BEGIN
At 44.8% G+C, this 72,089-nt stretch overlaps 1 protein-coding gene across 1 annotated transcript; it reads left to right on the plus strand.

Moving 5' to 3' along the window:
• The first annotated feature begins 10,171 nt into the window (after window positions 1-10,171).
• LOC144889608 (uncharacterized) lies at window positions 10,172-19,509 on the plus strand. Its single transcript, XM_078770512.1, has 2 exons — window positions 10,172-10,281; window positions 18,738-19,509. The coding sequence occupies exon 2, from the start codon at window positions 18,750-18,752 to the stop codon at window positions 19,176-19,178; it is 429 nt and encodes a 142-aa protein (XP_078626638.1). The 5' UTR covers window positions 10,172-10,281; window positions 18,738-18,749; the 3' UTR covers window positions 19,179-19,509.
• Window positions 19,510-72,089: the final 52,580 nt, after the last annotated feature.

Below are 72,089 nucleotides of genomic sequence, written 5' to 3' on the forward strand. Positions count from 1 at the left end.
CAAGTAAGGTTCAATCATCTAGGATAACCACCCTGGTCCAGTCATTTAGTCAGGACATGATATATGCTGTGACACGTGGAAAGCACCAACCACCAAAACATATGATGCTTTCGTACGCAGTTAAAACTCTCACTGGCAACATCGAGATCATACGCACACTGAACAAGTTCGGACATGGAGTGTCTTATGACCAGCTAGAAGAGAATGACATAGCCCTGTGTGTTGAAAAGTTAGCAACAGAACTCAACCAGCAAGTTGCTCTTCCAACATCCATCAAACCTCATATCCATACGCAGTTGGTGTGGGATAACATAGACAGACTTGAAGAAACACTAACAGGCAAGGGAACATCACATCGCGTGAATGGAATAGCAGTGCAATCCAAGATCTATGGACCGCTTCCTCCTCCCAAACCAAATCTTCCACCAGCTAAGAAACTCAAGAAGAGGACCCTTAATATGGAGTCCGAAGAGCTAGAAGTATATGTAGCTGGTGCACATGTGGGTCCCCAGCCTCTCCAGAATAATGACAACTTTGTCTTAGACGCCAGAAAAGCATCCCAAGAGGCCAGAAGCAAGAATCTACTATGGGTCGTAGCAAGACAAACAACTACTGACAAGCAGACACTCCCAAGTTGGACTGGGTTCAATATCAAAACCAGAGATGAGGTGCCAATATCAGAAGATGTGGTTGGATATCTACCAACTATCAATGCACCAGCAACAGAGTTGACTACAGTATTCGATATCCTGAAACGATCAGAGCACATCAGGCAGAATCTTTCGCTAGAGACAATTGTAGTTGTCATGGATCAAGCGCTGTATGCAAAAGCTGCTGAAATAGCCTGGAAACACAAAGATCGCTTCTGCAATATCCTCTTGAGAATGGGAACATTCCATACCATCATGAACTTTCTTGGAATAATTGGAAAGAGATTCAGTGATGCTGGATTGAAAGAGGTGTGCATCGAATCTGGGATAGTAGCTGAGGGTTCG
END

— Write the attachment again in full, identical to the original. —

At 44.8% G+C, this 72,089-nt stretch overlaps 1 protein-coding gene across 1 annotated transcript; it reads left to right on the plus strand.

Moving 5' to 3' along the window:
• The first annotated feature begins 10,171 nt into the window (after window positions 1-10,171).
• LOC144889608 (uncharacterized) lies at window positions 10,172-19,509 on the plus strand. Its single transcript, XM_078770512.1, has 2 exons — window positions 10,172-10,281; window positions 18,738-19,509. The coding sequence occupies exon 2, from the start codon at window positions 18,750-18,752 to the stop codon at window positions 19,176-19,178; it is 429 nt and encodes a 142-aa protein (XP_078626638.1). The 5' UTR covers window positions 10,172-10,281; window positions 18,738-18,749; the 3' UTR covers window positions 19,179-19,509.
• Window positions 19,510-72,089: the final 52,580 nt, after the last annotated feature.

Below are 72,089 nucleotides of genomic sequence, written 5' to 3' on the forward strand. Positions count from 1 at the left end.
CAAGTAAGGTTCAATCATCTAGGATAACCACCCTGGTCCAGTCATTTAGTCAGGACATGATATATGCTGTGACACGTGGAAAGCACCAACCACCAAAACATATGATGCTTTCGTACGCAGTTAAAACTCTCACTGGCAACATCGAGATCATACGCACACTGAACAAGTTCGGACATGGAGTGTCTTATGACCAGCTAGAAGAGAATGACATAGCCCTGTGTGTTGAAAAGTTAGCAACAGAACTCAACCAGCAAGTTGCTCTTCCAACATCCATCAAACCTCATATCCATACGCAGTTGGTGTGGGATAACATAGACAGACTTGAAGAAACACTAACAGGCAAGGGAACATCACATCGCGTGAATGGAATAGCAGTGCAATCCAAGATCTATGGACCGCTTCCTCCTCCCAAACCAAATCTTCCACCAGCTAAGAAACTCAAGAAGAGGACCCTTAATATGGAGTCCGAAGAGCTAGAAGTATATGTAGCTGGTGCACATGTGGGTCCCCAGCCTCTCCAGAATAATGACAACTTTGTCTTAGACGCCAGAAAAGCATCCCAAGAGGCCAGAAGCAAGAATCTACTATGGGTCGTAGCAAGACAAACAACTACTGACAAGCAGACACTCCCAAGTTGGACTGGGTTCAATATCAAAACCAGAGATGAGGTGCCAATATCAGAAGATGTGGTTGGATATCTACCAACTATCAATGCACCAGCAACAGAGTTGACTACAGTATTCGATATCCTGAAACGATCAGAGCACATCAGGCAGAATCTTTCGCTAGAGACAATTGTAGTTGTCATGGATCAAGCGCTGTATGCAAAAGCTGCTGAAATAGCCTGGAAACACAAAGATCGCTTCTGCAATATCCTCTTGAGAATGGGAACATTCCATACCATCATGAACTTTCTTGGAATAATTGGAAAGAGATTCAGTGATGCTGGATTGAAAGAGGTGTGCATCGAATCTGGGATAGTAGCTGAGGGTTCG